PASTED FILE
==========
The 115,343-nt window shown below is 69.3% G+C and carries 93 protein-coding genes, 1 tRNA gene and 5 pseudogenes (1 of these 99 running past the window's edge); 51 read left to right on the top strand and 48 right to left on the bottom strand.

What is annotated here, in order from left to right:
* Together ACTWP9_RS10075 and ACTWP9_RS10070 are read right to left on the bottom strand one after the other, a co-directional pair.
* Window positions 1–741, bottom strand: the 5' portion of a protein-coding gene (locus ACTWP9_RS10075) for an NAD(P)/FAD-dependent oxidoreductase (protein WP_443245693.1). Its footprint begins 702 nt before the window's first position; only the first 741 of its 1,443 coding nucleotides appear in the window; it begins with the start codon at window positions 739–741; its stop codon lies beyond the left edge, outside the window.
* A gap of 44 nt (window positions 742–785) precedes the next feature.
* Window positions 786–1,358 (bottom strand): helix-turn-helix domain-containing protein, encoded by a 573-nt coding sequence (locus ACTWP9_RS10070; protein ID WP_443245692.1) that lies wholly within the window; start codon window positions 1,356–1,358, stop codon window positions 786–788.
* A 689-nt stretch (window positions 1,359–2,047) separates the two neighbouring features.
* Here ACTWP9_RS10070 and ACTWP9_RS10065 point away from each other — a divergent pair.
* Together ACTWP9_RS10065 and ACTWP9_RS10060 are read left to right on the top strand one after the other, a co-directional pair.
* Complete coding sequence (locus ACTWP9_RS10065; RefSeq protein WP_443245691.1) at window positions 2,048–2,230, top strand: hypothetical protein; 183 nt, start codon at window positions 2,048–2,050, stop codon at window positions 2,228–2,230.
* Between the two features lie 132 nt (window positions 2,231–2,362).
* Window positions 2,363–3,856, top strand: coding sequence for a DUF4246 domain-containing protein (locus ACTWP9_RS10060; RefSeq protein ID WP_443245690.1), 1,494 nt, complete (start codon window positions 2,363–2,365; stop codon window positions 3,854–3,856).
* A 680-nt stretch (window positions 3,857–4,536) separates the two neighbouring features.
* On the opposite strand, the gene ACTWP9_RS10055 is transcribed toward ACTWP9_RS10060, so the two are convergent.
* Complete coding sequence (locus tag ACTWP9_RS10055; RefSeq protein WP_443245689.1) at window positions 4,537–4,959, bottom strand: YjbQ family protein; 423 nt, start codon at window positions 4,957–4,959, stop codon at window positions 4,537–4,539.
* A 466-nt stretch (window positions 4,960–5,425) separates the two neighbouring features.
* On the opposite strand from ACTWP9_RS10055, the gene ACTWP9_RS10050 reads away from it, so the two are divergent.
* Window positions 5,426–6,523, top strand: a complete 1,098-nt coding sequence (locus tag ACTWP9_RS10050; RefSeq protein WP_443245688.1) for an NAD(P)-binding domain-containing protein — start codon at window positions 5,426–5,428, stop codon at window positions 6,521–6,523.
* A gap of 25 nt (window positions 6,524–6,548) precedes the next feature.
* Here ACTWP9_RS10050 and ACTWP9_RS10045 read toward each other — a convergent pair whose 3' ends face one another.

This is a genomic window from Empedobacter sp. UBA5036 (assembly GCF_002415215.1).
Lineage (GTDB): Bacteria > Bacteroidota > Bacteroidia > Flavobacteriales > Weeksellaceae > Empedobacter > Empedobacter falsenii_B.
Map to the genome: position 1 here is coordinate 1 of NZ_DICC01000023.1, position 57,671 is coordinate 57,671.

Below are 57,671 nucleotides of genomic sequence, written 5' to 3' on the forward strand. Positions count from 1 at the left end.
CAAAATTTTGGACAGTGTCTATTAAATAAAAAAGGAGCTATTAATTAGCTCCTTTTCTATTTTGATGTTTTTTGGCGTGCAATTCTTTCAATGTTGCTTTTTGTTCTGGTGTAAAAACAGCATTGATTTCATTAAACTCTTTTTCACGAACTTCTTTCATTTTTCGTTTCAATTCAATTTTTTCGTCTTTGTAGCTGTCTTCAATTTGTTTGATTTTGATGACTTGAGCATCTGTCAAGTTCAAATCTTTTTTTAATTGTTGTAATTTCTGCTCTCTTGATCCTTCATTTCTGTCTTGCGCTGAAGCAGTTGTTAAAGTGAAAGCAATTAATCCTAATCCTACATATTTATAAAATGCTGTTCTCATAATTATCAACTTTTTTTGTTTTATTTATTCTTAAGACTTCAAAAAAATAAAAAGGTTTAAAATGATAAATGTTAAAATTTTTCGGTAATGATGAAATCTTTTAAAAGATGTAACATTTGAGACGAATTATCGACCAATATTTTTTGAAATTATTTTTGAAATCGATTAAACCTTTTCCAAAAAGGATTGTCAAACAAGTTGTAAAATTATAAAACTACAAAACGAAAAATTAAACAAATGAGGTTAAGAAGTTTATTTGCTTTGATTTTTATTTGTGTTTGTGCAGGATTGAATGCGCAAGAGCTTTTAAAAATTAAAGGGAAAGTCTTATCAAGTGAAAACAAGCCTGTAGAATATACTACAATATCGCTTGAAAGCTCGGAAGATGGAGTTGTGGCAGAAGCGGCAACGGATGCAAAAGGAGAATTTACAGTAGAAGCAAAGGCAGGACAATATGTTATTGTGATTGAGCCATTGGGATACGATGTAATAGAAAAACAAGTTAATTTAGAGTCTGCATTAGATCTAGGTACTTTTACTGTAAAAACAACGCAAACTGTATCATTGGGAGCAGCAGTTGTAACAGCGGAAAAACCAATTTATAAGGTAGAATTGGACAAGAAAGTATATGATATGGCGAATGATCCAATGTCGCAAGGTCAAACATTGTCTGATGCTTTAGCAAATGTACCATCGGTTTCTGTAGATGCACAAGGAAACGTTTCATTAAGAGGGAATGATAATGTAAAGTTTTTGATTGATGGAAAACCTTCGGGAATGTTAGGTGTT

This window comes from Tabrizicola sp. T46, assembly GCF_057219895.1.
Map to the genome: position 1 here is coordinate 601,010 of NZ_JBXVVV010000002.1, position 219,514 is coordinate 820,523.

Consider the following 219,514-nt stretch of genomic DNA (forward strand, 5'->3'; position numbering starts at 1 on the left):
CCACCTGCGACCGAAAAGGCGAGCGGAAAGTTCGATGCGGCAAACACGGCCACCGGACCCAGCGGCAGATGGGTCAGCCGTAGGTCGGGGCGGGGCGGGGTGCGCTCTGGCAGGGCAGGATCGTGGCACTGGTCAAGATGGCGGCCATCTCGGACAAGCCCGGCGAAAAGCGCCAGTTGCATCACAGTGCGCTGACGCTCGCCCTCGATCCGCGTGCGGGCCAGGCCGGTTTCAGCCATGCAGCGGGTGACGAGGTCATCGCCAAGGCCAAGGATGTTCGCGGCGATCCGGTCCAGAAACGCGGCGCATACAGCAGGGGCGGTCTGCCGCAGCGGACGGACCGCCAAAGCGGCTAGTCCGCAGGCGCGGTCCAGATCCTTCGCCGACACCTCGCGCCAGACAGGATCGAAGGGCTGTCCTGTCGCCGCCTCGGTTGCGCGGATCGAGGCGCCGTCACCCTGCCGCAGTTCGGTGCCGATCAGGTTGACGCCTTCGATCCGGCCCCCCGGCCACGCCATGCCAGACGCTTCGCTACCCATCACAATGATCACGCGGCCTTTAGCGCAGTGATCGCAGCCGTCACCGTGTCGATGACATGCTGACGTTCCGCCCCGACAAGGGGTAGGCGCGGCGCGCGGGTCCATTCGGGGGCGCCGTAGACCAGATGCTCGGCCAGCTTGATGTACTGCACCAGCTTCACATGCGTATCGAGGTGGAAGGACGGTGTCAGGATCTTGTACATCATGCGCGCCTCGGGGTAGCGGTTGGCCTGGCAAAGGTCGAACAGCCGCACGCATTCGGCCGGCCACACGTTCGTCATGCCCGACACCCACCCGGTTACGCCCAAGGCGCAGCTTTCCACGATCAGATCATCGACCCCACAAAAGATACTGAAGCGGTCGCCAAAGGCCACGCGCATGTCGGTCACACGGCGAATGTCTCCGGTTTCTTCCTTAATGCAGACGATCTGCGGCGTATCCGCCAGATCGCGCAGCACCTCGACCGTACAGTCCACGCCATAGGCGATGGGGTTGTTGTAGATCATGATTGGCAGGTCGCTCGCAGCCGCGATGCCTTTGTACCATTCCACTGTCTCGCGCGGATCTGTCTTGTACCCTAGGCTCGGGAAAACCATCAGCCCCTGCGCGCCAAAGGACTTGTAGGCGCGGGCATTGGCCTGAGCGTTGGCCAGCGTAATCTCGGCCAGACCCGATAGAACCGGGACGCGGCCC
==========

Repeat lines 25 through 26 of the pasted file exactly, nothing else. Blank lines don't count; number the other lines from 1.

CAAAATTTTGGACAGTGTCTATTAAATAAAAAAGGAGCTATTAATTAGCTCCTTTTCTATTTTGATGTTTTTTGGCGTGCAATTCTTTCAATGTTGCTTTTTGTTCTGGTGTAAAAACAGCATTGATTTCATTAAACTCTTTTTCACGAACTTCTTTCATTTTTCGTTTCAATTCAATTTTTTCGTCTTTGTAGCTGTCTTCAATTTGTTTGATTTTGATGACTTGAGCATCTGTCAAGTTCAAATCTTTTTTTAATTGTTGTAATTTCTGCTCTCTTGATCCTTCATTTCTGTCTTGCGCTGAAGCAGTTGTTAAAGTGAAAGCAATTAATCCTAATCCTACATATTTATAAAATGCTGTTCTCATAATTATCAACTTTTTTTGTTTTATTTATTCTTAAGACTTCAAAAAAATAAAAAGGTTTAAAATGATAAATGTTAAAATTTTTCGGTAATGATGAAATCTTTTAAAAGATGTAACATTTGAGACGAATTATCGACCAATATTTTTTGAAATTATTTTTGAAATCGATTAAACCTTTTCCAAAAAGGATTGTCAAACAAGTTGTAAAATTATAAAACTACAAAACGAAAAATTAAACAAATGAGGTTAAGAAGTTTATTTGCTTTGATTTTTATTTGTGTTTGTGCAGGATTGAATGCGCAAGAGCTTTTAAAAATTAAAGGGAAAGTCTTATCAAGTGAAAACAAGCCTGTAGAATATACTACAATATCGCTTGAAAGCTCGGAAGATGGAGTTGTGGCAGAAGCGGCAACGGATGCAAAAGGAGAATTTACAGTAGAAGCAAAGGCAGGACAATATGTTATTGTGATTGAGCCATTGGGATACGATGTAATAGAAAAACAAGTTAATTTAGAGTCTGCATTAGATCTAGGTACTTTTACTGTAAAAACAACGCAAACTGTATCATTGGGAGCAGCAGTTGTAACAGCGGAAAAACCAATTTATAAGGTAGAATTGGACAAGAAAGTATATGATATGGCGAATGATCCAATGTCGCAAGGTCAAACATTGTCTGATGCTTTAGCAAATGTACCATCGGTTTCTGTAGATGCACAAGGAAACGTTTCATTAAGAGGGAATGATAATGTAAAGTTTTTGATTGATGGAAAACCTTCGGGAATGTTAGGTGTT

This window comes from Tabrizicola sp. T46, assembly GCF_057219895.1.